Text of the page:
How to Set Your First Thanksgiving Table on a Tight Budget
We tapped our in-house style expert on how to do thrifty finds for the win. While these tips are perfect for the first-time Thanksgiving host (who’s yet to accumulate a full set of dinnerware), they’re easily applied to hosting any large meal.
You finally have a place of your own and have decided to host your first Thanksgiving dinner (congrats!), only problem is... your dinnerware collection is somewhat skimpy, or at least not enough to serve a large group. No need to stress. As you get a few more Thanksgivings and other large dinners under your belt, you’ll gradually accrue more dinnerware and serving dishes. But for now, keep it modern and minimalistic.
“Thanksgiving is about the people,” Mindy Shapiro, senior photo stylist for Time Inc. Food Studios, says. She believes that any first-time Thanksgiving hosts shouldn’t worry too much about having the perfect table setting. Mixing and matching your plates can create a really lovely and intentional look. If you’re own collection is limited, don’t hesitate to ask a guest or two to bring some of their own plates over. Despite differing styles, if you decide on a specific color, such as white or beige, for your dinner plates, there will be a color thread that creates a cohesive look. “Napkins should be the thing to match,” Shapiro says. Matching napkins and linens are what really bring the table together in unison.
Another option to consider is disposable dinnerware. After all, dealing with stacks of dirty dishes isn’t exactly a host’s dream after prepping and (hopefully) enjoying a massive meal. Rather than rounding up traditional dinner plates, purchase dinnerware that you can throw away at the end of the night and skip the extra hours over the sink. Shapiro suggests corn-based plates or bamboo plates for chic, environmentally-friendly options.
For the host who is set on beginning to acquire their own collection of dinnerware, start your bargain hunt for dishes at consignment shops and thrift stores, keeping in mind that mixing and matching is a good thing. Just focus on the color scheme. Keep an eye out for hidden gems like funky candle holders, vintage silverware, and Pyrex dishes. The dollar store and craft stores will also great resources in this journey, as they typically carry inexpensive plastic servingware that you can spray paint gold or silver to instantly transform into plate chargers. You might even luck out and find some cute, sturdy glassware that’s not apt to break (and not a huge loss if it does). You may also want to purchase a package of string lights—they’re a great way to set a cozy mood with a warm glow. Head to the fabric section of your craft store to purchase a yard of fabric you like to cut into napkins and/or use as a table runner for the center of your table. Not only does this route save you money over buying a set of formal cloth napkins and table runner, but it gives you more room to choose the perfect color/pattern to match the rest of your decor.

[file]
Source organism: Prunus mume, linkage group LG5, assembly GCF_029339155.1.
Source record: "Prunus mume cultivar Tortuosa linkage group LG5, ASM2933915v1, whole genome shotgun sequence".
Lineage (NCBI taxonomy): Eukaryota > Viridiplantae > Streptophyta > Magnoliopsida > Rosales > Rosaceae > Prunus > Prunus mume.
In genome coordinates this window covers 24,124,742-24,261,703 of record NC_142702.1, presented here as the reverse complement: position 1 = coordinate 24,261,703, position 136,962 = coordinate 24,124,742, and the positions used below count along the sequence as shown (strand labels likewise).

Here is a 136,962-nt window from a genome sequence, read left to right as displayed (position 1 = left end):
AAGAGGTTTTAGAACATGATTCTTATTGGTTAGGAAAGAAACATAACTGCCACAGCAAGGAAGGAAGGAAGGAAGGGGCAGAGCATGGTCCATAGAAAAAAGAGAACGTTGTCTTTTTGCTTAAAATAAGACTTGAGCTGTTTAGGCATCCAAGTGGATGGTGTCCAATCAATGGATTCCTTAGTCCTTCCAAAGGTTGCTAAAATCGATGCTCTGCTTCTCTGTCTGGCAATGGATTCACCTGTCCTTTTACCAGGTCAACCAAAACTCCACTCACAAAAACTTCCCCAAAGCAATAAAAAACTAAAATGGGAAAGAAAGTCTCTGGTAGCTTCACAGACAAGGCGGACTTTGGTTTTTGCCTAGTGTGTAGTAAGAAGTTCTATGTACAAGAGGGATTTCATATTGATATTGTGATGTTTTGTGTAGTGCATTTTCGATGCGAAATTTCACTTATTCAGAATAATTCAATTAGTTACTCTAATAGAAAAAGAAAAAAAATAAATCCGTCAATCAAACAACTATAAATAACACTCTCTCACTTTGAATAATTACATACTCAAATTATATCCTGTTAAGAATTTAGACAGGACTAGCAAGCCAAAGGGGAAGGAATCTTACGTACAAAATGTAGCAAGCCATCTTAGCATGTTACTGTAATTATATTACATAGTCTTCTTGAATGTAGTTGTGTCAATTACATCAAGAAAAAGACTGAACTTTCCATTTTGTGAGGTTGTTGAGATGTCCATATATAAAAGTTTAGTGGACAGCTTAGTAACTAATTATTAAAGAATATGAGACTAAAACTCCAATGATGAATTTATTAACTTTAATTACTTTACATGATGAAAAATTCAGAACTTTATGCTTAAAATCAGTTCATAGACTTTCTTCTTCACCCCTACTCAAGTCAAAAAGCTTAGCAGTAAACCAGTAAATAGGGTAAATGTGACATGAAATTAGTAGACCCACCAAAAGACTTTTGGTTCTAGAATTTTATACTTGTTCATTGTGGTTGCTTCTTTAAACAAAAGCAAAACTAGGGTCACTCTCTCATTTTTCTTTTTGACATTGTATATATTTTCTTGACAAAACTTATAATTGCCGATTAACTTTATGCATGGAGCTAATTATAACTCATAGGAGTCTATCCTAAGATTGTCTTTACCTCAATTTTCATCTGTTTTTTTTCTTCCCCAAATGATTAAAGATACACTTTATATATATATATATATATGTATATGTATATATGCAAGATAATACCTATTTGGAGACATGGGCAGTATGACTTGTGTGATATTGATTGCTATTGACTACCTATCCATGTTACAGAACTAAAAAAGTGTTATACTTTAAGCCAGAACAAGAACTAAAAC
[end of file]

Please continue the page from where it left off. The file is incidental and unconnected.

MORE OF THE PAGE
For the finishing touches on your table, Shapiro suggests going outside to find greenery in your yard. Twigs, wild flowers, and acorns are easy upgrades to an autumn table. Someone in the neighborhood might have a rosemary plant that you can trim a few branches from to display on the table for a natural, earthy aroma. You can also visit your local grocery store’s flower section and pick up a bouquet to deconstruct. Cut the ends for shorter stems and arrange the flowers into smaller bundles to disperse down the table. And if you have a little bit of time to work with, try one of these easy and inexpensive DIY centerpieces.
According to Shapiro, the absolute most-important thing to remember is this: Do not stress. “Don’t worry about it… and do not take on the cost so much yourself,” she emphasizes. After all, if you can find the perfect table accents for free outside or for pennies at the local thrift store, why should you? We all know you want to impress family and friends with your Pinterest-worthy projects and ornate Martha Stewart inspired tablescapes and that’s great, but all of that ambition can easily add up to unnecessary stress. At the end of the night, when your belly is full and your people are sitting around you, your mismatched dishes and custom-made napkins aren’t going to be what matters (as impressive and truly worthy of admiration as they are sure to be). What your family and friends will remember most is the precious time that they spent with you, and whether or not your turkey was dry. So again, don’t stress!